So there you have it. Now if I could only rationalize their affinity for Triumphs.

Steve McQueen glides around on his Triumph.

Paul Newman ready for some desert scrambling.

Actor Mickey Rourke on his Kawasaki in this production still from the movie Rumble Fish, 1983.

Marlon Brando lounges atop his Triumph Tiger in this production still from the movie The Wild One, 1953.

James Dean astride his Triumph.

Jack Nicholson in The Rebel Rousers, 1970.

Dennis Hopper rides his customized Panhead in Easy Rider, 1969.

Al Pacino in Paramount's Serpico, 1973. Seen here on a Honda Superhawk CB77.

ca. 2001 — Daniel Day-​​Lewis in Brimmed Hat on Motorcycle — Image by © Steve Smith/​Corbis

Wednesday, August 18, 2010

Retro Obsession: The Houston Oilers

The Astrodome, Houston, Texas.
(AKA "The House of Pain") (AKA "The Eighth Wonder of the World")

It is a tough thing being a football fan. Even more so when your team no longer exists. For me that team was the Houston Oilers. The most frustratingly great football franchise in NFL history, and a lifelong addiction that I still can't seem to kick.

You see, football addicts generally have the opportunity to confront their sins, their past misgivings, and/or their failures. As an Oilers fan I will never have that opportunity. I was rocking my baby blue and white #1 jersey while other kids my age were sporting black and silver Raiders Starter jackets. But, it has been well over fifteen years now and I still haven't recuperated from that ridiculous loss to Denver in the playoffs, and, ummm...that 1992 Wild Card "game" against the Bills.

Despite all of the setbacks, the Oilers were able to draft and sign some tremendous talent, bring in larger than life personalities, and field some remarkably good football teams. Everything was big about that franchise. The cowboy hats, the hype, that "good-old-boy" Texas-sized ego, the marketing schtick, the on-field and off-the-field player antics, and the rivalries; those fabled matchups between the Steelers, Browns, and Bengals.

The teams over the years had serious swagger even if they couldn't always back up the trash talk, and provided entertainment at a time when the league's future was very much in jeopardy. I used to work with a guy that played for the Oilers back in the late 60s and he had some great stories from that era.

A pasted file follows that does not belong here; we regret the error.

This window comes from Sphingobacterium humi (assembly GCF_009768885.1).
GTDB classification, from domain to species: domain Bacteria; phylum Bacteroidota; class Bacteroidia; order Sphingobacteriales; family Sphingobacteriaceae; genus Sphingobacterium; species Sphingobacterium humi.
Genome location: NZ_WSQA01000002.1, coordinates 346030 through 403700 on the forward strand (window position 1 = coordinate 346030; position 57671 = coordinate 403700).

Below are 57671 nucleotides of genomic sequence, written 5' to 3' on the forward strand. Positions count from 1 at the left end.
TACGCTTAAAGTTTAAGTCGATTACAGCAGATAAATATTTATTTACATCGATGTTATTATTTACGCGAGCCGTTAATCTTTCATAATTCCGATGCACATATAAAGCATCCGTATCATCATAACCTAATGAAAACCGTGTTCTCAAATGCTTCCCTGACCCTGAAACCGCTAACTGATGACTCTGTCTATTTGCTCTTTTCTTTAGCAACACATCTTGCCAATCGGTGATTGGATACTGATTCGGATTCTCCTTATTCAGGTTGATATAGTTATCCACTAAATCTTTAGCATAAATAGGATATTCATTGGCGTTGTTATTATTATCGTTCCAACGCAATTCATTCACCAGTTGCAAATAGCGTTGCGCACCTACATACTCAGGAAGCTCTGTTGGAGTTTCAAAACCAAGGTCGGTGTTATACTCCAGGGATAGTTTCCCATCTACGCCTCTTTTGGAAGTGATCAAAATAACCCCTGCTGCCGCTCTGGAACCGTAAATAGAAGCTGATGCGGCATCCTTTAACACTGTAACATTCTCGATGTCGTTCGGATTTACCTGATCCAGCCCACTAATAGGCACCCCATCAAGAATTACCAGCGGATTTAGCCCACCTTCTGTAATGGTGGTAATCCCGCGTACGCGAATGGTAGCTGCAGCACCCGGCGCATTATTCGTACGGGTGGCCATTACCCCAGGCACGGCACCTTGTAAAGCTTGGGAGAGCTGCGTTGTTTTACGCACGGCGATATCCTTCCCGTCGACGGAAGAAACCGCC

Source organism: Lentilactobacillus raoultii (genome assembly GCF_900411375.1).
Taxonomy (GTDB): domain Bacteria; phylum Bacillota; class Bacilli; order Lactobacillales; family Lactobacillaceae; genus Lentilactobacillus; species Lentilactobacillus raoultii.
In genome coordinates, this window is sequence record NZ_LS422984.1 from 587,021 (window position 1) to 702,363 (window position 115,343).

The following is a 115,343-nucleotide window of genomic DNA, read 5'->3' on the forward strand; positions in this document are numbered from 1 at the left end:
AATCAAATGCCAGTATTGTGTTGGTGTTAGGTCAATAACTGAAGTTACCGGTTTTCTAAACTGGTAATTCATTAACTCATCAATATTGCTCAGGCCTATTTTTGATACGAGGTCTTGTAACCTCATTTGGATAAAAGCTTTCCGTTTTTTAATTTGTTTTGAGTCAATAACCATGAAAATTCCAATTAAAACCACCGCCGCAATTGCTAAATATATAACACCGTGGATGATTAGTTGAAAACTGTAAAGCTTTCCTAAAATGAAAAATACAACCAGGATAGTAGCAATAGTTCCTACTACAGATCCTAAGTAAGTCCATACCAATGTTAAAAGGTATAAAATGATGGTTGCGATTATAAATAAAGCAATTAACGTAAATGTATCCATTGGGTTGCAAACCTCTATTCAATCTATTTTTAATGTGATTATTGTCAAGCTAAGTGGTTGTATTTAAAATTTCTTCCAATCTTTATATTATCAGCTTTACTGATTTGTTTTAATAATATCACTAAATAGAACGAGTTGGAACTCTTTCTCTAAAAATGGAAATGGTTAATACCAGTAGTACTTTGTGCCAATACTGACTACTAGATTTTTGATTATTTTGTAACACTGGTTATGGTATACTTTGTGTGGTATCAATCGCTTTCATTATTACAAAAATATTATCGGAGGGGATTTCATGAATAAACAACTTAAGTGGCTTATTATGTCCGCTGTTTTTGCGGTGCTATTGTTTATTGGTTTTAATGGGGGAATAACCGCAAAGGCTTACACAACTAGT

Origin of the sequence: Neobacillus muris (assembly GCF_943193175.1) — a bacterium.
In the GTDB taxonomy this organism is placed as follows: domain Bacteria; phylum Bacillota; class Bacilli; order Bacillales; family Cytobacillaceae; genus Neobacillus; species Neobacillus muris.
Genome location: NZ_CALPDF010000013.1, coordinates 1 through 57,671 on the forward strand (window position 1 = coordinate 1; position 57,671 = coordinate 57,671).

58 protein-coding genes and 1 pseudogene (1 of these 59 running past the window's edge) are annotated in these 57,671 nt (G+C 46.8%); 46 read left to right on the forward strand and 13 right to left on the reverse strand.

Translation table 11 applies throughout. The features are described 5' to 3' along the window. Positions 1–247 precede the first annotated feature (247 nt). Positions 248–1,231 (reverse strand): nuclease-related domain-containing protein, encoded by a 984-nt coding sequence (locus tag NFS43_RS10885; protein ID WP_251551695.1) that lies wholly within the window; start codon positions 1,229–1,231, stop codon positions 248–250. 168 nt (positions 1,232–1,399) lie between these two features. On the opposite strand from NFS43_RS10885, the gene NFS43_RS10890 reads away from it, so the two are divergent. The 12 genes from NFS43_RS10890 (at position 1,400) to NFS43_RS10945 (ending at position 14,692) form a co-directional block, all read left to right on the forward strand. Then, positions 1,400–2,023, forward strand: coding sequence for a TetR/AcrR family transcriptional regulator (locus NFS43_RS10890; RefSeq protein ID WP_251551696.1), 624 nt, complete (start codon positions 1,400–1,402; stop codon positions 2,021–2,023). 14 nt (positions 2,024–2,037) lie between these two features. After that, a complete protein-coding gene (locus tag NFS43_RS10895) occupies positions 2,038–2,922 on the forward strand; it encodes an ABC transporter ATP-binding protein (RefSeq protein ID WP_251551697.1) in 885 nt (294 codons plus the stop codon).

I will never know what true redemption feels like regardless of how many times the Tennessee Titans make it to the Super Bowl. And no, I am not a Tennessee fan now. I am a Redskin. A real glutton for punishment.

R.I.P. Oilers (1960-1996)

Still Luv Ya Blue!

Outspoken Oilers team owner "Bud" Adams (left) and singer/songwriter Mack Hayes. Hayes wrote and sang the tune that would eventually become the Oilers fight song.

Coach Bum Phillips. As coach of the Oilers, he became the winningest coach in franchise history (59-38 record). He was known for his folksy mannerisms, and for wearing his trademark cowboy hat on the sidelines, except when the Oilers played in the Astrodome or other domed stadiums. (He stated that his mother taught him not to wear a hat indoors.) Via

The unstoppable Earl Campbell. Every kid growing up in Texas had at least one #34 jersey in the closet.

Hall of Fame defensive end, Elvin Bethea. Bustin' heads no doubt.

Campbell doing what he does best. Attacking that line of scrimmage.

Billy "White Shoes" Johnson doing his famed "funky chicken" in the endzone after a score. Yeah #37, you just got burned.

Jerry Glanville. Is there a more hated head coach in NFL history?

Hall of Famer Warren Moon. My favorite quarterback. Ever. 49,325 career yards and 291 touchdown passes.

Target 1: Drew Hill. Five 1,000+ yard seasons with the Oilers. 9,831 career receiving yards and 60 touchdowns.

Target 2: Haywood Jeffires. Two 1,000+ yard seasons with the Oilers. 6,334 career receiving yards and 50 touchdowns.

Target 3: Ernest Givins. One 1,000 yard season with the Oilers. 8,215 career receiving yards and 49 touchdowns.

Target 4: Curtis Duncan. 3,935 career receiving yards and 20 touchdowns. All as an Oiler.

Blue collar defensive lineman, Ray Childress. Nasty.

Hall of Fame guard Mike Munchak protecting Moon in the pocket.

The Houston Oilers Cheerleaders - The Derrek Dolls

Running back Lorenzo White looking for a seam to run through.

Chris Dishman. The brash, flashy and outspoken cornerback. The Oilers' answer to Neon Deion. In 1991 he had a seven game stretch where he forced at least one turnover in each game.

One of the greatest offensive tackles ever to play the game. Hall of Famer Bruce Matthews.

Running back Alonzo Highsmith. One in a long line of great rb's from The U.

The great Eddie George beginning his career in Houston.

The late-great Steve McNair.

Houston Oilers Roughneck, Art Horridge, banging his drum for the last time. Sunday, December 17, 1995 at the Dome.

I need this in my life.